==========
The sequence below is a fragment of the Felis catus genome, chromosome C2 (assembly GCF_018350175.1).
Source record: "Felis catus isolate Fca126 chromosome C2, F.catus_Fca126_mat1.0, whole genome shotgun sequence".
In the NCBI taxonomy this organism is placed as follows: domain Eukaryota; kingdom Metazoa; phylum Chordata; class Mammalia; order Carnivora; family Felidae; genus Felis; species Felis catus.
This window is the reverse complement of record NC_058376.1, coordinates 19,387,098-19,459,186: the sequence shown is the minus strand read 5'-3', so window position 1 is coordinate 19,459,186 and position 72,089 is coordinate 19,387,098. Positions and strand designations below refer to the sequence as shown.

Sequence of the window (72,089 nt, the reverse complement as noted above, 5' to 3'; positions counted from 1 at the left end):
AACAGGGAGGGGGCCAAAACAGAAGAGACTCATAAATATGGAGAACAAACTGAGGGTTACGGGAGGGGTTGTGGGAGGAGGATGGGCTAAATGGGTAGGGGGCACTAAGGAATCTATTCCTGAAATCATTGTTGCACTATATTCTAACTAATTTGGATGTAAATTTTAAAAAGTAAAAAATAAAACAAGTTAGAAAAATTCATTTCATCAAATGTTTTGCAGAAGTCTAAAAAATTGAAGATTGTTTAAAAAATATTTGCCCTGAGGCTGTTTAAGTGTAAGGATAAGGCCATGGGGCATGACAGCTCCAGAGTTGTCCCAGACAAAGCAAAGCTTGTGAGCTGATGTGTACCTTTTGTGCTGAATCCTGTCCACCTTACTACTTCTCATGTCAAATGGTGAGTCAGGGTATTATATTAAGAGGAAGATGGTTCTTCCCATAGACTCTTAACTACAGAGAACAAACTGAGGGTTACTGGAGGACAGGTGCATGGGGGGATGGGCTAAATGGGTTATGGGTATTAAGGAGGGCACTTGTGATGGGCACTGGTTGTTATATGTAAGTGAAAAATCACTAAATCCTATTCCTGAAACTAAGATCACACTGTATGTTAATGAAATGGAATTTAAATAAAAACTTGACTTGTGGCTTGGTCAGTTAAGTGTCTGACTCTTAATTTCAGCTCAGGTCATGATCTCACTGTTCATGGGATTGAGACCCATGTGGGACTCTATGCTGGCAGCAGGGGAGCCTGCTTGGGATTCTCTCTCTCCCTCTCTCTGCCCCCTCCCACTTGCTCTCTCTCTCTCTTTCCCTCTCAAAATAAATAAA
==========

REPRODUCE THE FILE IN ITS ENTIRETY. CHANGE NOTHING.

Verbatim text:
The sequence below is a fragment of the Felis catus genome, chromosome C2 (assembly GCF_018350175.1).
Source record: "Felis catus isolate Fca126 chromosome C2, F.catus_Fca126_mat1.0, whole genome shotgun sequence".
In the NCBI taxonomy this organism is placed as follows: domain Eukaryota; kingdom Metazoa; phylum Chordata; class Mammalia; order Carnivora; family Felidae; genus Felis; species Felis catus.
This window is the reverse complement of record NC_058376.1, coordinates 19,387,098-19,459,186: the sequence shown is the minus strand read 5'-3', so window position 1 is coordinate 19,459,186 and position 72,089 is coordinate 19,387,098. Positions and strand designations below refer to the sequence as shown.

Sequence of the window (72,089 nt, the reverse complement as noted above, 5' to 3'; positions counted from 1 at the left end):
AACAGGGAGGGGGCCAAAACAGAAGAGACTCATAAATATGGAGAACAAACTGAGGGTTACGGGAGGGGTTGTGGGAGGAGGATGGGCTAAATGGGTAGGGGGCACTAAGGAATCTATTCCTGAAATCATTGTTGCACTATATTCTAACTAATTTGGATGTAAATTTTAAAAAGTAAAAAATAAAACAAGTTAGAAAAATTCATTTCATCAAATGTTTTGCAGAAGTCTAAAAAATTGAAGATTGTTTAAAAAATATTTGCCCTGAGGCTGTTTAAGTGTAAGGATAAGGCCATGGGGCATGACAGCTCCAGAGTTGTCCCAGACAAAGCAAAGCTTGTGAGCTGATGTGTACCTTTTGTGCTGAATCCTGTCCACCTTACTACTTCTCATGTCAAATGGTGAGTCAGGGTATTATATTAAGAGGAAGATGGTTCTTCCCATAGACTCTTAACTACAGAGAACAAACTGAGGGTTACTGGAGGACAGGTGCATGGGGGGATGGGCTAAATGGGTTATGGGTATTAAGGAGGGCACTTGTGATGGGCACTGGTTGTTATATGTAAGTGAAAAATCACTAAATCCTATTCCTGAAACTAAGATCACACTGTATGTTAATGAAATGGAATTTAAATAAAAACTTGACTTGTGGCTTGGTCAGTTAAGTGTCTGACTCTTAATTTCAGCTCAGGTCATGATCTCACTGTTCATGGGATTGAGACCCATGTGGGACTCTATGCTGGCAGCAGGGGAGCCTGCTTGGGATTCTCTCTCTCCCTCTCTCTGCCCCCTCCCACTTGCTCTCTCTCTCTCTTTCCCTCTCAAAATAAATAAA